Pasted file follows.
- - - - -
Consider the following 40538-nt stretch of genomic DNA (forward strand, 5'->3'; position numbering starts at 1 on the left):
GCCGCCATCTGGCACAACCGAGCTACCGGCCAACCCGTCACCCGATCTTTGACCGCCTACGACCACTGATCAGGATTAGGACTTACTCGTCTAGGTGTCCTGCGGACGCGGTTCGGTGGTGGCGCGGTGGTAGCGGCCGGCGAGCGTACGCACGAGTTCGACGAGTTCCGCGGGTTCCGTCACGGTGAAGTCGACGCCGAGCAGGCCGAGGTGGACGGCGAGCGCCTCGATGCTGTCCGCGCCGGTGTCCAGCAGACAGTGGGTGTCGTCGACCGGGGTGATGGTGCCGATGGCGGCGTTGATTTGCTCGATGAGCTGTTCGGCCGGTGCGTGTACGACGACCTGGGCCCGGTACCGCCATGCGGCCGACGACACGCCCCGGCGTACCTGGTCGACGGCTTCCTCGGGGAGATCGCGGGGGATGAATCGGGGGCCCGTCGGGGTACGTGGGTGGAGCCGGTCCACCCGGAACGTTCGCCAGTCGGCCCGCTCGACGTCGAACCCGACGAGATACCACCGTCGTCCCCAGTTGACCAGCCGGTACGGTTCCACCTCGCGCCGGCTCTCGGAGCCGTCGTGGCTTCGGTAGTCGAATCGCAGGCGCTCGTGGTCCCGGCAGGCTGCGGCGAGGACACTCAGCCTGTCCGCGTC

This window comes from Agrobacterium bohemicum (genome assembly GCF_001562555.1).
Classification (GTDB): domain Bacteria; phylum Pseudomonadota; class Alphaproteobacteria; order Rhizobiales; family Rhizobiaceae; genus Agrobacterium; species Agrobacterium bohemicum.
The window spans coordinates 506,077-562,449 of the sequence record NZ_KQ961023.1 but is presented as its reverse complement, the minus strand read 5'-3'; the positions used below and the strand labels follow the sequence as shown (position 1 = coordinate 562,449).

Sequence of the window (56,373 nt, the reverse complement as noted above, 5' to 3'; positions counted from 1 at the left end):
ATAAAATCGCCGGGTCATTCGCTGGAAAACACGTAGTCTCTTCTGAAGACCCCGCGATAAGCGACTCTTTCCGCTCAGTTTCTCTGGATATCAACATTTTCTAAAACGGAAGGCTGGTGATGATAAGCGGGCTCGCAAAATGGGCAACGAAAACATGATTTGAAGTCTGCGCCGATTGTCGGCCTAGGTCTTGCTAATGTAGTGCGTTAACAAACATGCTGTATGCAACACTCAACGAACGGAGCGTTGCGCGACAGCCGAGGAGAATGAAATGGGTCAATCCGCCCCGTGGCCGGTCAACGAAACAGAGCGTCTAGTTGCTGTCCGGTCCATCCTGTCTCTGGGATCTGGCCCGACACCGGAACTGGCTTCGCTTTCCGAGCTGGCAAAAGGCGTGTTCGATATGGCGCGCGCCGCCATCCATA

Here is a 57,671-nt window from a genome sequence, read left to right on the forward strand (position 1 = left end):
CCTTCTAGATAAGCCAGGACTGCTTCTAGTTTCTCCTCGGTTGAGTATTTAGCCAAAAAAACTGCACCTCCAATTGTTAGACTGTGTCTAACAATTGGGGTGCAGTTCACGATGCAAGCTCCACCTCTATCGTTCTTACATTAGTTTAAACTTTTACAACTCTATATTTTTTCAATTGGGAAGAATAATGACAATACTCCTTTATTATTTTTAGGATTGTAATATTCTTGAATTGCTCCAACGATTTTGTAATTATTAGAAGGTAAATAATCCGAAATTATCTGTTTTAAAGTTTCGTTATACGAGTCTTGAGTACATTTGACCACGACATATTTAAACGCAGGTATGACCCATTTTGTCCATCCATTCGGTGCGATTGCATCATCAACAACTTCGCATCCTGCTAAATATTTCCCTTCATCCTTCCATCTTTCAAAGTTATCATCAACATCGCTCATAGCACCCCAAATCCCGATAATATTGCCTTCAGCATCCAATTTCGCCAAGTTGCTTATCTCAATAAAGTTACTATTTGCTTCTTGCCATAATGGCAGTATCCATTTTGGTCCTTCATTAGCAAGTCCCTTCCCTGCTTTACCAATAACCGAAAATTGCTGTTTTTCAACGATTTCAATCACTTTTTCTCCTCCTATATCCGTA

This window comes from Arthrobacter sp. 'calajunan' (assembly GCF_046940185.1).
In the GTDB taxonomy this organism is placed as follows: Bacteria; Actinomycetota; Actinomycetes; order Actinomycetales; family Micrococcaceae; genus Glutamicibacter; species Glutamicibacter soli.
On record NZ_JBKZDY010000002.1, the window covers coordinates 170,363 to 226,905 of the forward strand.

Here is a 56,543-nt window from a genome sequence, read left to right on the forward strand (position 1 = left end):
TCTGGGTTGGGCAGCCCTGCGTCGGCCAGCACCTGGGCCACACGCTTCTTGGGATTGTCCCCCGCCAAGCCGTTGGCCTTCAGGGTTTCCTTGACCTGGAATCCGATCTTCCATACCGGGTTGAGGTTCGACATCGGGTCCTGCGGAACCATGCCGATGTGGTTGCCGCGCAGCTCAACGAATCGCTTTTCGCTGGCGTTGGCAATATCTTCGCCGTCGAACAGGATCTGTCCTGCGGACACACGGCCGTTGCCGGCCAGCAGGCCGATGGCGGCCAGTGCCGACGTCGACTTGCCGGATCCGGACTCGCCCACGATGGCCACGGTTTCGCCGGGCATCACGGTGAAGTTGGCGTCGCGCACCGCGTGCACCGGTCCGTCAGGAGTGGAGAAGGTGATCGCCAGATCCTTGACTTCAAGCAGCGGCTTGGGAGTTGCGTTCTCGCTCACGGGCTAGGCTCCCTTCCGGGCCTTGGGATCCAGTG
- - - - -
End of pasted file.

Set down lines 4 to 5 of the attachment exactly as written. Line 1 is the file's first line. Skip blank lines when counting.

Classification (GTDB): domain Bacteria; phylum Pseudomonadota; class Alphaproteobacteria; order Rhizobiales; family Rhizobiaceae; genus Agrobacterium; species Agrobacterium bohemicum.
The window spans coordinates 506,077-562,449 of the sequence record NZ_KQ961023.1 but is presented as its reverse complement, the minus strand read 5'-3'; the positions used below and the strand labels follow the sequence as shown (position 1 = coordinate 562,449).